Pope Francis “ad orientem”

Today the Holy Father celebrated Holy Mass in the Sistine Chapel, now customary on the Novus Ordo’s Feast of the Baptism of the Lord.

He celebrated ad orientem versus, as did Pope Benedict.

About Fr. John Zuhlsdorf

Fr. Z is the guy who runs this blog. o{]:¬)
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  1. You must be mistaken, Fr Z. Pope Francis is a liberal. He would never have celebrated Mass ad orientem. That’s the kind of thing an unreconstructed ossified liturgy nut would do.

  2. incredulous says:

    There is nothing more beautiful to the heart as seeing these men on a platform to heaven holding up to God in the heavens the bloodless sacrifice in honor of Jesus’ sacrifice as humble, supplicant servants of God. In that one moment, the entire purpose of life, the alpha and the omega are on demonstration for us all to know immediately and fully.

  3. Legisperitus says:

    Would it be correct to say that the newly-elected Pope’s Mass in the Sistine last year would have been a Sodano-organized affair?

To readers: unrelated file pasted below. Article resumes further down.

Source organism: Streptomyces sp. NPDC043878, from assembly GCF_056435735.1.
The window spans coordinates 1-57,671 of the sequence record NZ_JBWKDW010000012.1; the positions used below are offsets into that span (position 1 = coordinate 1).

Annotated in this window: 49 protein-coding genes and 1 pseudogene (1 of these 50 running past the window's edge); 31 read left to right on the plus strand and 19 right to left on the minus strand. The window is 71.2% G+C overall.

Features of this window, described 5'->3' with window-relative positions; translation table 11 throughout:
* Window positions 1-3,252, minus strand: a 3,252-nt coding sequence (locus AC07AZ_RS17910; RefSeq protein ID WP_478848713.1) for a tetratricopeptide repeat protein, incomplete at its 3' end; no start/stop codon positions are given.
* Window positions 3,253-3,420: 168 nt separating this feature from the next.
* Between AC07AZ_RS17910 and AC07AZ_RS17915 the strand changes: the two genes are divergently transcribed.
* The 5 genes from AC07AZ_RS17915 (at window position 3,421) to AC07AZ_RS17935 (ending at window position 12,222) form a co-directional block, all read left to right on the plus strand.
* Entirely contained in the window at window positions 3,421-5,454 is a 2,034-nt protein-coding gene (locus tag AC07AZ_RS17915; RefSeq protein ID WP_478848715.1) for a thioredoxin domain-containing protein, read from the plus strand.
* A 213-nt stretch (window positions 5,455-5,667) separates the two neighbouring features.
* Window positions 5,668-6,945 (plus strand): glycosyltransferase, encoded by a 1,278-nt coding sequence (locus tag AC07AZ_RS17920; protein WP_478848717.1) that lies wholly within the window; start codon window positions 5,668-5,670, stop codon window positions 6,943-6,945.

4. CGPearson says:

    Very interesting, given that Pope Francis celebrated his first Mass as Pope in the Sistine Chapel versus populum. Do you think that this was a decision primarily driven by Pope Francis himself?

  5. Why is the Paschal Candle lit?

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  7. Fr Kurt Barragan says:

    Why is the Paschal Candle lit?

    Because Baptisms took place during the Mass and the Baptismal candle is lit from the Paschal candle.

  8. CatherineTherese says:

    Hooray for no folding tables!

  9. Atra Dicenda, Rubra Agenda says:

    One thing is for sure. Pope Francis keeps everyone on their toes. Keeps surprising everyone.

  10. Father Barragan:

    Oh of course! (Head slap.) I so seldom do baptisms during Mass that I didn’t think of that!

  11. Cosmos says:


    Concluding that the Pope is conservative/liberal based on this mass is like making a judgment about global warming based on a hot or cold day.

  12. Vincent says:

    So that explains why the liberal catholic media love him, because we traditionalists only want to see the back of the Pope ;)

    I’m no expert on this, but maybe they wanted the paschal candle because it’s basically a traditional looking calendar? It’s got the year on it and everything… oh, wait.

    Mah, I see all sorts of odd uses of the Paschal Candle, recently (just before Christmas) at a funeral Mass. I have no understanding of how it’s meant to be used, other than in the Tridentine Rite…

  13. Fr Kurt Barragan says:


    The main times for lighting the Paschal Candle are mentioned in the Ceremonial of Bishops: